Of the four of us, three of us, Nicole, Reilly, and Megan had been to Burnet Woods, while one, Prarthana had never been. After doing some online research and analyzing past experiences, Nicole and Megan went back to the park, bringing along our friend Casey that enjoys hiking to hear his thoughts on this particular park. After analyzing, here are our thoughts.
Casey: Now that I know there is a whole other section of park that I didn’t know about, I’ll probably go back again. The paths were beautiful, I just wish I had known about it sooner. After we finished walking through the park, I asked Megan and Nicole what specifically they were looking for with this project. I don’t think that at the current standpoint of the park, it would be appealing to those that just wanted a relaxing walk within a time constraint. You have to do so much of the work yourself without a lot of help from the park signage, if you can find it to begin with.
- The unpaved trails are the “better part of the woods, super nice, opens up to a natural, creek-like area”. It “feels better” in the “super good part because you can forget that you are in an urban area”
- Prefers this path to the others, doesn’t feel like you are walking in circles
- Some paths are a square, you are walking in circles
- Difference between a hike and a walk
- Avoid the pond area, smells bad, high traffic area
- On urban parks “I like the idea but they tend to seem trashy. They tend to have older kids doing drugs, or maybe playing basketball (ex: park on Eden), but Burnet is more kid/family friendly, safer”
- “I didn’t know that any of this stuff existed!”
- “I think O is for owl and P is for prairie”. When the path ends abruptly at a hill that goes into a paved road, “now you’re all sad, because you’re expecting a giant trail”
- Burnett is all “small shrubbery” as compared to other parks like Yellow Springs, it tends to get in the way of walking the paths
- Would like to see: Composting, Community Garden?
- “My perception of Burnett Woods has shifted a little”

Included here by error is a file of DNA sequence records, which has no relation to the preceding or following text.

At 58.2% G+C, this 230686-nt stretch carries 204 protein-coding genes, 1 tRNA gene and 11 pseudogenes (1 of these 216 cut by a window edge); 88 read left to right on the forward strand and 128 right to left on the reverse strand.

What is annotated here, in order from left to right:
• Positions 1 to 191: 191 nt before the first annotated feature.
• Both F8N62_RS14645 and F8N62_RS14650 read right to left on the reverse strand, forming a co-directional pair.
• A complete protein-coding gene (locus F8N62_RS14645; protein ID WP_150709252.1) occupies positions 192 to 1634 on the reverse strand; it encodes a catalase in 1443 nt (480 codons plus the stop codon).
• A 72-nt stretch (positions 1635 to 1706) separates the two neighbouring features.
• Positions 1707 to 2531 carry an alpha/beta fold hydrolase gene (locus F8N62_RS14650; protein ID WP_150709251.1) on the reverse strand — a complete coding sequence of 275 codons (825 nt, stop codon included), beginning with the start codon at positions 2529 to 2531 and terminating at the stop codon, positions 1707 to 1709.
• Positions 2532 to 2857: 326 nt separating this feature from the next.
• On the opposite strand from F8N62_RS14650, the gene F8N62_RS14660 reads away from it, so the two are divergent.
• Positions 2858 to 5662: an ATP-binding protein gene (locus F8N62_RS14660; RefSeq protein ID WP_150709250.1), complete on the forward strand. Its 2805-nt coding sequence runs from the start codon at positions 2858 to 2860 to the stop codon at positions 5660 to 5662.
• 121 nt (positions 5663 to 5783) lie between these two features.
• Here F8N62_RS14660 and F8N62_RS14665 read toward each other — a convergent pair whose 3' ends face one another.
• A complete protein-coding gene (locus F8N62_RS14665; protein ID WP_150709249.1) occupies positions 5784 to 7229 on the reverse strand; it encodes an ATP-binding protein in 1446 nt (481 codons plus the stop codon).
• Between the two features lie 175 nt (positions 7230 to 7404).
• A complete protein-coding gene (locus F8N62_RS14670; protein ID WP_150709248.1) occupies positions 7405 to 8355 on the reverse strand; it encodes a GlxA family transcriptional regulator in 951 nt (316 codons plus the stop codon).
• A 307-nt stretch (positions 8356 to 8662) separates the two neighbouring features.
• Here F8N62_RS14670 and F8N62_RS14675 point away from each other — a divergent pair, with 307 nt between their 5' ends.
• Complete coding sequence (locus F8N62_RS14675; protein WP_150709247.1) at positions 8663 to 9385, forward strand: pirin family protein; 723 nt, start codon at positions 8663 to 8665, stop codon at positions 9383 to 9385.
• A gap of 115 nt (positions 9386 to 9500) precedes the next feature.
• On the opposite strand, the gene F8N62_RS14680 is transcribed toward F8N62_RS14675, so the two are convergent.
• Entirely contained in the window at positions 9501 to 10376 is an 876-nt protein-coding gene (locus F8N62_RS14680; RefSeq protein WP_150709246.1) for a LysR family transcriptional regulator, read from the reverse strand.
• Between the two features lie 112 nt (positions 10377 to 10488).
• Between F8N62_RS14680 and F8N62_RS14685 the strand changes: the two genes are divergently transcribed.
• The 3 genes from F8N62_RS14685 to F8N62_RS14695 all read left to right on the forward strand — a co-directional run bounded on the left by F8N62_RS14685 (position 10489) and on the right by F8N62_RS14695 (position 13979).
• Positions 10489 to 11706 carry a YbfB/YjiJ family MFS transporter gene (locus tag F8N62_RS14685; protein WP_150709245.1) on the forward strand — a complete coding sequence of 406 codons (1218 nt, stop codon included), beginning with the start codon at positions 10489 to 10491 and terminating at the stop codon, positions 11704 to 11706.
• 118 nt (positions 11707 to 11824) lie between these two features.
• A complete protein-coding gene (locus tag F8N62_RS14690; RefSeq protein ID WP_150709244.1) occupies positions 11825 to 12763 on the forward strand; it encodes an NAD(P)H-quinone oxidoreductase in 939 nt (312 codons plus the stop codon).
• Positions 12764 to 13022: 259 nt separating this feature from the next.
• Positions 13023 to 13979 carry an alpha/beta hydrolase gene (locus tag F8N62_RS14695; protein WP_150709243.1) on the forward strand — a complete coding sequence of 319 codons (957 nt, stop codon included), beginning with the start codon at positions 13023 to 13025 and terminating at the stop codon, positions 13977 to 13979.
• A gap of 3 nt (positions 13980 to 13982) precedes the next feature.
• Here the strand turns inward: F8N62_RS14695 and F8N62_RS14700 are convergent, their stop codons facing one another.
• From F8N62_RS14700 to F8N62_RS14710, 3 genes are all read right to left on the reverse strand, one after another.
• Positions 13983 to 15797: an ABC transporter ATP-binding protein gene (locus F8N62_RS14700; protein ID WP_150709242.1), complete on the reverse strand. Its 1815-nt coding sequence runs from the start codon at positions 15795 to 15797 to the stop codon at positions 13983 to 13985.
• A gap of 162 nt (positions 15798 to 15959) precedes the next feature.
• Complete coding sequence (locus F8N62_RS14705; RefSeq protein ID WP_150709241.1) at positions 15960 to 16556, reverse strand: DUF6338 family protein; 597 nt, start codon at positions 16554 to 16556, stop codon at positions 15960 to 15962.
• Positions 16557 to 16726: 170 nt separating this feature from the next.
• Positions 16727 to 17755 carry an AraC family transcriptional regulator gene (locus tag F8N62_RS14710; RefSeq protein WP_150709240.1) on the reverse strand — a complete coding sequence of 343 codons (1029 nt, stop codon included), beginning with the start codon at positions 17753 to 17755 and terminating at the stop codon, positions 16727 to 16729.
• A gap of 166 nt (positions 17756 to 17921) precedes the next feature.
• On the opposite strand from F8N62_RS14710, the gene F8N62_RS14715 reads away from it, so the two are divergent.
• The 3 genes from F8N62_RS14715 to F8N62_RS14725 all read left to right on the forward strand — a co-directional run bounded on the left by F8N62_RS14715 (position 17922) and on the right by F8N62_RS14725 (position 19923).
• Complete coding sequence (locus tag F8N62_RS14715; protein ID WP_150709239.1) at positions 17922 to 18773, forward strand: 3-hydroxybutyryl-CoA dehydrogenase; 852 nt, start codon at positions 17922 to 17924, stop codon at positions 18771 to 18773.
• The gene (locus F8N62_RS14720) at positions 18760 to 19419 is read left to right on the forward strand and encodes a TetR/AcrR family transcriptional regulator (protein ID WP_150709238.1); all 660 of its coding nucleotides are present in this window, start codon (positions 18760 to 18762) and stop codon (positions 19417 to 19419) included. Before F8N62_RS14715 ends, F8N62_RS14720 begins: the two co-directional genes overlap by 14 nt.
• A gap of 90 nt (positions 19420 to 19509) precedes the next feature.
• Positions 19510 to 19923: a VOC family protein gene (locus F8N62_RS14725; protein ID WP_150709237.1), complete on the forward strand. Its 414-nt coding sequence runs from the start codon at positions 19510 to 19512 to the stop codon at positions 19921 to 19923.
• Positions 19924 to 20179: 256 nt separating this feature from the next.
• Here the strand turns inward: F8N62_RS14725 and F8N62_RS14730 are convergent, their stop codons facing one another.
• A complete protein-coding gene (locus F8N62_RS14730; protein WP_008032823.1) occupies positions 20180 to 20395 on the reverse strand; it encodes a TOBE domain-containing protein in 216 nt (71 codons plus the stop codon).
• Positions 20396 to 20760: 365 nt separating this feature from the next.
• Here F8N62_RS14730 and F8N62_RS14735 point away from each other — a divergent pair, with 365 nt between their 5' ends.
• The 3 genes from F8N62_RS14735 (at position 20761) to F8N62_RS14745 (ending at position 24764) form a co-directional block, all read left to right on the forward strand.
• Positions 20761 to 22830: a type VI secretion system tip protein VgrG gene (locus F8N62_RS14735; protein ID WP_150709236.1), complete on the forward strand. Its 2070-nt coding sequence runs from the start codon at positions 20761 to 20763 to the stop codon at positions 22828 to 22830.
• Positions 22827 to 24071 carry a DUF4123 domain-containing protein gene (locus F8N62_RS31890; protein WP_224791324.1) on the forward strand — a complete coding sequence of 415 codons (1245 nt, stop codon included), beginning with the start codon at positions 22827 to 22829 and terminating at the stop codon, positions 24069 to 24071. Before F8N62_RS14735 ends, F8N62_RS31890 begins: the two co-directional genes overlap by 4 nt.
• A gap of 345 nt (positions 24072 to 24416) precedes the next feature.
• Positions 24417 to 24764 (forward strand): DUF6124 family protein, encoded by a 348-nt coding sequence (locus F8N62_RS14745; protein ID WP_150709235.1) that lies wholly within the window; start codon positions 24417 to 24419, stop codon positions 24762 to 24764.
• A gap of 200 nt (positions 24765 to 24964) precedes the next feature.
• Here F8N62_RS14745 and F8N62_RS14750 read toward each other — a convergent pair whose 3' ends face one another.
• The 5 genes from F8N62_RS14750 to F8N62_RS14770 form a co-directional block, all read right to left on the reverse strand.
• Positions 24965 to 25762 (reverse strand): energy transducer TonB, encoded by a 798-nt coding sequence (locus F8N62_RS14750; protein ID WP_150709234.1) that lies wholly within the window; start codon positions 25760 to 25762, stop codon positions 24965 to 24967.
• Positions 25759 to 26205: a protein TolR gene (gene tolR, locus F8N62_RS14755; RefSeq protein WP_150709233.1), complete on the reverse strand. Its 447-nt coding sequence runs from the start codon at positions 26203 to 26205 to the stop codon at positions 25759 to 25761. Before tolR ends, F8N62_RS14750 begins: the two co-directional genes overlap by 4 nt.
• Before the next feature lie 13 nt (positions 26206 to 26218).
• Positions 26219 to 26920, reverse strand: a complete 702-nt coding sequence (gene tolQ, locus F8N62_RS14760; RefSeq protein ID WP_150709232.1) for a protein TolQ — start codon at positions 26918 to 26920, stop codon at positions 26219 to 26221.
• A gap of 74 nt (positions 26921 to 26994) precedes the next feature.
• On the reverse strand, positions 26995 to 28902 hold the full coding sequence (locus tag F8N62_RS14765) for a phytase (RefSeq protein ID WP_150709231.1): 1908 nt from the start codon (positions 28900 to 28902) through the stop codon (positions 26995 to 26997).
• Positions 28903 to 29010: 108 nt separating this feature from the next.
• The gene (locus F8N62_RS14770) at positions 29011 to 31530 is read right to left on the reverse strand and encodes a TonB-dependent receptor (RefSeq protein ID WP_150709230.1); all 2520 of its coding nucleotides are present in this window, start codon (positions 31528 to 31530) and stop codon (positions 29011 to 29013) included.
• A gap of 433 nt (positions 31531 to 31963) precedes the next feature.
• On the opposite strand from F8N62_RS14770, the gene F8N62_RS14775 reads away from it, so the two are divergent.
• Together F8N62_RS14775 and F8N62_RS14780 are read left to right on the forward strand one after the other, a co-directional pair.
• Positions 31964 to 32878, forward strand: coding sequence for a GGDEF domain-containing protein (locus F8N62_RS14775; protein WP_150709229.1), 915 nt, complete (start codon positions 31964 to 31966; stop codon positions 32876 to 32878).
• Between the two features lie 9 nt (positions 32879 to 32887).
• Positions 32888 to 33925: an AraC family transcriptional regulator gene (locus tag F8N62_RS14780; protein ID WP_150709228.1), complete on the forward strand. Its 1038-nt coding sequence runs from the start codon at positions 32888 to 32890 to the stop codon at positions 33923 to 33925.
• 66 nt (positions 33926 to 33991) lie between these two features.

- In terms of reputation: “Is there a connection between UCPD and crime in Burnett? If there is an assault of any kind in Burnett, are UC students alerted?”
- “Safety is not a concern, I am more concerned about getting caught by a cop then fearing for personal safety at night in the woods”
Megan: What that park with the swings is called in Burnet, I couldn’t tell you. What the path I take into Burnet off of Ludlow is called, I again couldn’t tell you. It wasn’t until I went there looking specifically for things to critic that I noticed the subtle, overgrown sign markers and the unkempt stairs. The paths were fun to walk, but there you at this point, you need to be willing to dedicate a large chunk of time to the park, not because the paths are long or hard, but because so much of the wayfinding is left for the user to figure out for themselves.
- “I just walked past a graffitied sign. I didn’t notice it at first, had to take a double take.”
- “No signs, just stairs?!”
- “I’m unsure, is that a path? Oh, there is a sign right there! It was just overgrown.”
- “There is poison ivy on the path, would be good to know ahead of time, not kid safe”
- “Uphill and narrow paths need to be indicated, they are bad places to go after the rain”
- “That’s so pretty! This bandstand was probably gorgeous back in the day. Is it a hub? Paths are unclear from there”
- “Is that a path too? Path gets pretty narrow from here”
- “Time would be nice to know, approximate”
- “As females, we are very aware of what time it is in the park, especially in the evening when we are getting ready to leave as it gets dark”